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As a non-surgeon practicing at the busiest orthopedic surgery hospital in the country, Dr. Vijay Vad stands out. Instead of sending his patients to surgery, his goal is to keep them out of it. A sports medicine specialist at New York’s Hospital for Special Surgery who regularly works with professional golfers and tennis players, Dr. Vad is a believer in the power of the mind-body connection and regularly prescribes yoga exercises and other alternative strategies for his patients. He is also the author of the new book “Stop Pain: Inflammation Relief for an Active Life,’’ which is packed with practical advice and self-care options to help chronic pain patients reduce their dependence on narcotics and avoid additional medical procedures.

I spoke with Dr. Vad recently about his new book and the problem of chronic pain. Here’s our conversation.


Why did you think there needed to be a book about pain?


I have seen a big explosion in chronic back pain and arthritis, and what I realized is that people have very limited self-help options. In the medical system, unfortunately, many health care providers do what they are trained to do. They push you into prescription medications which have side effects or suggest tons of medical procedures.

Medical procedures like joint replacements and lumbar fusions have skyrocketed. I felt there was a need for people whose main focus is self help, giving them clinically proven options that will really help them improve their quality of life and minimize their dependence on narcotics and medical procedures as soon as possible.


What else can someone do to relieve pain besides take a prescription pain reliever or undergo a procedure?


There are so many self-help things you can do. Something as simple as trying to do 30 minutes of aerobic exercise can help. With pain, you’re in a vicious cycle – you take more narcotics, your REM sleep decreases, and then you’re tired and you don’t want to exercise. If you can get through the first week or two of extra pain by doing the proper exercise, like 30 minutes of walking daily, long term that’s going to have an impact. Most people give up on simple walking, but it can have a huge impact long term.


For people treating pain with exercise, do you have to be willing to get worse in order to get rid of pain eventually?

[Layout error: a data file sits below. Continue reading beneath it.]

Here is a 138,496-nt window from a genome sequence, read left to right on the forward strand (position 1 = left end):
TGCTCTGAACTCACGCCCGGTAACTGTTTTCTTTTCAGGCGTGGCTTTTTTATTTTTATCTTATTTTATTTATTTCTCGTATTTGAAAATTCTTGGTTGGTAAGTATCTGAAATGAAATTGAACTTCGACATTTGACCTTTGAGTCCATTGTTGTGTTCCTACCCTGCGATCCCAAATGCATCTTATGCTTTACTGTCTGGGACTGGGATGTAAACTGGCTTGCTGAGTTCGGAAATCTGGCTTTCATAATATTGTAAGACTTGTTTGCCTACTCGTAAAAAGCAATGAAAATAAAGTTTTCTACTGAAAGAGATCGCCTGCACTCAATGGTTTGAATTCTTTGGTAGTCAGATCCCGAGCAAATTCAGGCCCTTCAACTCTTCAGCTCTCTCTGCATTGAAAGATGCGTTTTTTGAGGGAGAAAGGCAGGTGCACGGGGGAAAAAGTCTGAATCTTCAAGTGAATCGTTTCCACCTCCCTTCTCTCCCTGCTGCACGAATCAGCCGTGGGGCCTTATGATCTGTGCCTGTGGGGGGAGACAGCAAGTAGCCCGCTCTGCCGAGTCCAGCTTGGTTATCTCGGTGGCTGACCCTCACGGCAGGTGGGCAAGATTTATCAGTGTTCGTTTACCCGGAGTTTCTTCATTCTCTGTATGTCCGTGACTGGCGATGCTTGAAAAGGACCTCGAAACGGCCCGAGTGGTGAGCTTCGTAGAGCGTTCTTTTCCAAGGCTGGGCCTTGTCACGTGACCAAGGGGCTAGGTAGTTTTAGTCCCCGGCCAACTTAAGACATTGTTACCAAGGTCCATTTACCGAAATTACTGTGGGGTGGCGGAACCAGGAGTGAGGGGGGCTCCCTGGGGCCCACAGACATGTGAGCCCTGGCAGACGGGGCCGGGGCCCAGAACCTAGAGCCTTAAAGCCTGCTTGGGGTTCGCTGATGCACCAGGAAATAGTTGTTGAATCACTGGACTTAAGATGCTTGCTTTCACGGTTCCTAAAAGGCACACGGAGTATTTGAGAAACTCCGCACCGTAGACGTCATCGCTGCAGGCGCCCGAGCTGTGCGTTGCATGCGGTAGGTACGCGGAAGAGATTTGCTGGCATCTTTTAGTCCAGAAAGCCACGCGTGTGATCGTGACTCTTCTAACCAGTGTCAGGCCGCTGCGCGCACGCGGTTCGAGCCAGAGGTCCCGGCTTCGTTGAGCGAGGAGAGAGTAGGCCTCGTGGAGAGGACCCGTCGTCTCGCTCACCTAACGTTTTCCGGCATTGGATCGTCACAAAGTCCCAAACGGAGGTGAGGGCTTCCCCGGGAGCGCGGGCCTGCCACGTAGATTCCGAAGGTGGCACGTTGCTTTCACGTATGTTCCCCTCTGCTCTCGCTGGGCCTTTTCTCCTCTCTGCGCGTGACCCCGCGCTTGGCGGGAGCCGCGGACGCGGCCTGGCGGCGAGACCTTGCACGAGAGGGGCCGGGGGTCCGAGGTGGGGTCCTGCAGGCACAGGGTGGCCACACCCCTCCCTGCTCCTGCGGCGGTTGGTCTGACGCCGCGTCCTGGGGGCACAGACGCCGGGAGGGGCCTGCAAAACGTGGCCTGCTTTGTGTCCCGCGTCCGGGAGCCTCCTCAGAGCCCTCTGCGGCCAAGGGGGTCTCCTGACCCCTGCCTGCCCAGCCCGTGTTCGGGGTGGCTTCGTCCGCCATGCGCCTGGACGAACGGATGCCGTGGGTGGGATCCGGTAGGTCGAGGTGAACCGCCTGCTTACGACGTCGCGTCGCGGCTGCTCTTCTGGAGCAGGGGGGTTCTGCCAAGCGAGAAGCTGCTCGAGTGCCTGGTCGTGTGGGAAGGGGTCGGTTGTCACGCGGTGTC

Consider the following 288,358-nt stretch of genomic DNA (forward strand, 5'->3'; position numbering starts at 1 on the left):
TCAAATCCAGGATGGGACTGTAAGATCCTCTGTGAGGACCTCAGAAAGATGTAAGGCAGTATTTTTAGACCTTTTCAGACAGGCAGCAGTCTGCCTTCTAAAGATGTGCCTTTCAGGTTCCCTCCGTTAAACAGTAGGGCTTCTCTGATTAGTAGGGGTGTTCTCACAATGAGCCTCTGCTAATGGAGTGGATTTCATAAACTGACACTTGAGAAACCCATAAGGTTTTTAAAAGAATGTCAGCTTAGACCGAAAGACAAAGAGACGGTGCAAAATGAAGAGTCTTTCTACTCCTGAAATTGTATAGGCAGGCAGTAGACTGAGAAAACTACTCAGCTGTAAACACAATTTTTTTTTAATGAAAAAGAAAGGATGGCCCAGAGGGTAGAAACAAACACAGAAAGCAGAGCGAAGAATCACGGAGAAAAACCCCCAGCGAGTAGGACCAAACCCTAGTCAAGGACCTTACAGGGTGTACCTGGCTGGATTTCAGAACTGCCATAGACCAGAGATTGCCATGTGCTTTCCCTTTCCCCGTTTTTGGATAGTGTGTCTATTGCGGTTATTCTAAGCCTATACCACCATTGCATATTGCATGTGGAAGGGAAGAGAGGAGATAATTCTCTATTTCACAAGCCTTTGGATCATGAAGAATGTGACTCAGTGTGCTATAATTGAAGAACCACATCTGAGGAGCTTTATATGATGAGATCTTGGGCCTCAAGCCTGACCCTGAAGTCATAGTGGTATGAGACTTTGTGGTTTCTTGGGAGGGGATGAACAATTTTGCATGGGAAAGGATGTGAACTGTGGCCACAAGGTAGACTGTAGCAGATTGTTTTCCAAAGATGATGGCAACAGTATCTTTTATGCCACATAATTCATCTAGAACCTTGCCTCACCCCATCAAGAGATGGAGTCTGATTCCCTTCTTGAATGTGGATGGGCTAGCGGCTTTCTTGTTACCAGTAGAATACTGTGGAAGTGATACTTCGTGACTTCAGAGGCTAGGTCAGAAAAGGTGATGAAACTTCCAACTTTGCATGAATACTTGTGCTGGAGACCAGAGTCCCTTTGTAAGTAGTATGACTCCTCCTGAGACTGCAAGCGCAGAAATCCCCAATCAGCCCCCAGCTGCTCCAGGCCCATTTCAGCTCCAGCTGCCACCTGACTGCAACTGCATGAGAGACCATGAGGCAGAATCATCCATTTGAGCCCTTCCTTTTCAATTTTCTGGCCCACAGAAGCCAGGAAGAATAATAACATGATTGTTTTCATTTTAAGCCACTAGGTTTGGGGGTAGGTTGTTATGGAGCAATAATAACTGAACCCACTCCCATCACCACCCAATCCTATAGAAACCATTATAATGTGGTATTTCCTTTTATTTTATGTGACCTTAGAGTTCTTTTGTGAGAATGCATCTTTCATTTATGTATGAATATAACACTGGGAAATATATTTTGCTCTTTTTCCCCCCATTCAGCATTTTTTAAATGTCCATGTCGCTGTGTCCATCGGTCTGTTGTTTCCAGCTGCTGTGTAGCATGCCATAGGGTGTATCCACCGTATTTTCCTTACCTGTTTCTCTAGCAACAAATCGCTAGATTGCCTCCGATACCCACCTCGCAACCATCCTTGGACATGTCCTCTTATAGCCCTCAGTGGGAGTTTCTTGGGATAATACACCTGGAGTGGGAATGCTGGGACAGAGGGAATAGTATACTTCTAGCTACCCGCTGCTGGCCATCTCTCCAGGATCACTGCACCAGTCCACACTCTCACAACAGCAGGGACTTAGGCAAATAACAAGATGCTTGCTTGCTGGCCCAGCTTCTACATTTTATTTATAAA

In the case of exercises, that’s true. If the pain goes up four-fold, you’re doing something wrong, but proper exercise will make you a little worse for a while before it makes you better. It’s a pain desensitization period. Think about if you have raw skin on your knuckle and you tap it. At first it hurts, but if you tap it more and more it will get desensitized. You’re doing the same to your chronic pain structure when you exercise. There is so much data on this with rehabilitation for back pain, for instance. You become pain desensitized by proper exercise with gradual increases in stress. The overall consensus for exercise therapy is that it has a positive impact. It can be something simple — it doesn’t have to be fancy machines or stretches.


Are other types of pain helped by exercise?


We see the same thing with arthritis. A gradual increase in load on an arthritic knee joint not only reduces pain, but there are data to show proper exercise therapy can slow down the loss of cartilage. Muscles are the shock absorbers, but they’re shut down by arthritic pain. You can reactivate those muscles gradually with proper exercise therapy.


Are there other self-help measures besides exercise?


That’s only one part of self help. There are topical treatments and supplements as well. When I started exploring this I used to think the topical thing is bogus. But there is a whole science behind topical pain relievers.


Are there food and diet options for treating chronic pain?


The whole book really establishes the link between inflammation and pain, and an anti-inflammatory diet is very important. The book talks about the fundamentals of diet, proper exercise and topicals and proper supplements that you may use to try to control your pain. I look at supplements with known data for certain problems, like glucosamine and chondroitin and vitamin D.


Do any of these treatments work for pain disorders like fibromyalgia or chronic fatigue syndrome?